Women—mothers—are not really supposed to be so greedy. Even now. And I fear I’ve learned this. I revise; I write in too-small bursts. I teach, and try to build something else that seems bigger than me, Voices from War, a space for veterans and their stories, a bridge to civilians who live in a world often untouched by wars. I am busier than I know how to be—and often I perceive this as the richness of my life, my good fortune—and yet I am squelching the hunger for more. For that giving over that comes of living in a world that arrives completely from one’s self, from one’s own writing pen, and yet is magically outside of one’s control. As a parent I feel this too—the magic of these two beings so proximate to me and yet so distinct, and sometimes the fear and helplessness. If I found more magic—wrote wholly from where I am now, from the invention of me that I know remains…incomplete—I might be a phoenix—flying, higher, higher, believing in worlds where truth is what we unearth, not just the facts of what exists. That is a power that seduces, that causes fear.

I am reading the second Harry Potter book, Harry Potter and the Chamber of Secrets aloud to G. We’ve just arrived at Harry, deep in the chamber, joined by the brilliant crimson phoenix, and the “sorting hat,” teller of truth and future, bestower of knowledge and destiny. And how have they appeared? Because Harry believed—he believed Dumbledore, benevolent and mystical wizard, remained with him, and then he was. This is how I write now. This is the writer I am—writing too little, yet knowing. Writer. However small the word, the power of all it conveys and enables, it is still here. I still inhabit words, and wear the writer’s invisible cloak.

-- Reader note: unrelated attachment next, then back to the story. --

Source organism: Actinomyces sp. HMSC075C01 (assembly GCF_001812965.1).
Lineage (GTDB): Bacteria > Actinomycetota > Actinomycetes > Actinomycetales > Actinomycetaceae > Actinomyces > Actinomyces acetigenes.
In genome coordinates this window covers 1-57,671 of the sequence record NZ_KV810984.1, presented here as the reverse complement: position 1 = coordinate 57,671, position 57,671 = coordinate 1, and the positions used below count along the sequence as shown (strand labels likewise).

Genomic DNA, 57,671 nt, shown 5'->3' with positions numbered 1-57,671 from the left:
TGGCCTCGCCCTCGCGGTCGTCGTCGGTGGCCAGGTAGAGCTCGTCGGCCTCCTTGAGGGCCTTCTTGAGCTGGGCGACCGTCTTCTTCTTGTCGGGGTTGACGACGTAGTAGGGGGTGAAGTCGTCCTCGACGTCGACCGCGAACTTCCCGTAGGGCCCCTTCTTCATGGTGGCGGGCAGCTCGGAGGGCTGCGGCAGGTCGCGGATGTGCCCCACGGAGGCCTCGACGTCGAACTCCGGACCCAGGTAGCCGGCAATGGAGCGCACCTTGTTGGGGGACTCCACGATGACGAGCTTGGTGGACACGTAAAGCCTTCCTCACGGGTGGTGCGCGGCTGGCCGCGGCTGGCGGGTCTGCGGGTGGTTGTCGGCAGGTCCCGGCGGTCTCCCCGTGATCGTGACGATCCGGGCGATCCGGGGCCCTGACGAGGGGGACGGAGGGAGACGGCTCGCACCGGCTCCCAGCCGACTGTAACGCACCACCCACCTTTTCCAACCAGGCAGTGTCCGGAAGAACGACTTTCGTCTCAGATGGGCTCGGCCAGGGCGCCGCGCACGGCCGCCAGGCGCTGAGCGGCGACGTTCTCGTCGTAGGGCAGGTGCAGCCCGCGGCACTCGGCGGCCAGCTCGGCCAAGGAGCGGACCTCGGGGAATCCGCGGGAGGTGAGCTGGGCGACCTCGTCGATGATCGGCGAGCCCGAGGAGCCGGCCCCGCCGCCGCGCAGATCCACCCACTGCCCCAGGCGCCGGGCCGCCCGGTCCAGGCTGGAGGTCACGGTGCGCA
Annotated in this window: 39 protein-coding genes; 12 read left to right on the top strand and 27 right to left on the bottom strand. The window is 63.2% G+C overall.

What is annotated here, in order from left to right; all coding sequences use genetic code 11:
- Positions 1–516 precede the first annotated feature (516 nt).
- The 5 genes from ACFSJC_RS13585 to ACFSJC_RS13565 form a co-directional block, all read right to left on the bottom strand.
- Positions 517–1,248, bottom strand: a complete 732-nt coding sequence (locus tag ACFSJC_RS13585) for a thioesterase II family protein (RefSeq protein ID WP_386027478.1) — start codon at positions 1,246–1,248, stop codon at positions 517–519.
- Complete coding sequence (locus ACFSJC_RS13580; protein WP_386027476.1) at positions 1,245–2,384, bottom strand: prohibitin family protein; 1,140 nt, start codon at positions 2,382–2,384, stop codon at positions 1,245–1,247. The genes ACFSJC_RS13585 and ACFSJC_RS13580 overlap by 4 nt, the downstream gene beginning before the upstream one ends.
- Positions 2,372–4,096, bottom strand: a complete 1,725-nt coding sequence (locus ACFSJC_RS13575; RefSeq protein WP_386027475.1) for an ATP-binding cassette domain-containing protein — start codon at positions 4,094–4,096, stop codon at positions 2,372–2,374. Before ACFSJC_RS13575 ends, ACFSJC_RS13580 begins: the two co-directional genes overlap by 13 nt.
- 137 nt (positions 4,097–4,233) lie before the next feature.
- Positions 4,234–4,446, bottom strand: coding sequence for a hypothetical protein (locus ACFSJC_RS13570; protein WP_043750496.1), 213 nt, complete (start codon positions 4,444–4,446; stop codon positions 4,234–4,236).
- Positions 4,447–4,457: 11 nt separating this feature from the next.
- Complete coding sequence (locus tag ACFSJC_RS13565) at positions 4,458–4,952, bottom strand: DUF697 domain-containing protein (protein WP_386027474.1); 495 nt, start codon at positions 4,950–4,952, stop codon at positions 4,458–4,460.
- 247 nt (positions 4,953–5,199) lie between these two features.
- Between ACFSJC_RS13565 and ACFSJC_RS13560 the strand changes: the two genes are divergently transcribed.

Each day, I wake up, remind myself. And this is not enough. And so I remind myself of this too. With all I have, I know there is more; and writing is about finding it. Not-writing is about waiting.
Whatever I’ve written here today has leapt pretty far from the two beginnings I haven’t yet returned to. And yet I think I see the threads, thin and gilded, their glint just below the surface, like the themes I return to, again and again.

Living and dying; what we do to each other in between.

One of those beginnings began with an ending: my father’s death, a suicide, an event that has filled the space before and after with revisions and stories and attempts to make sense of paths followed, paths ignored running up against paths taken. Some of the paths invisible, still.

In my other beginning, I wished my mother a happy birthday. Her birthday, a milestone decade this year, arrives in tandem with this posting. As with DNA, I can trace so much back to the lives of these two irreplaceable people. Including the phantom of my father’s absence, utterly entwined with his presence, before his death and since. Including my mother with her loving, strong-willed independence, head of household, through divorce not death, for most of my childhood years, in a kingdom of women: where I learned how to see and how to lead, how to watch and wish. How to love and honor—children and stories. Not as separate and competing demands; but as interlocked continuations, the inventions and evolutions we need. These are narratives grounded in realism, and they are magical.

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Posted in Kara Krauze, Writer with kids
One comment on “Writer, with Kids: Kara Krauze
  1. Eryc Eyl says:

    Beautiful stuff, Kara! Thank you for sharing!

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Writer, With Kids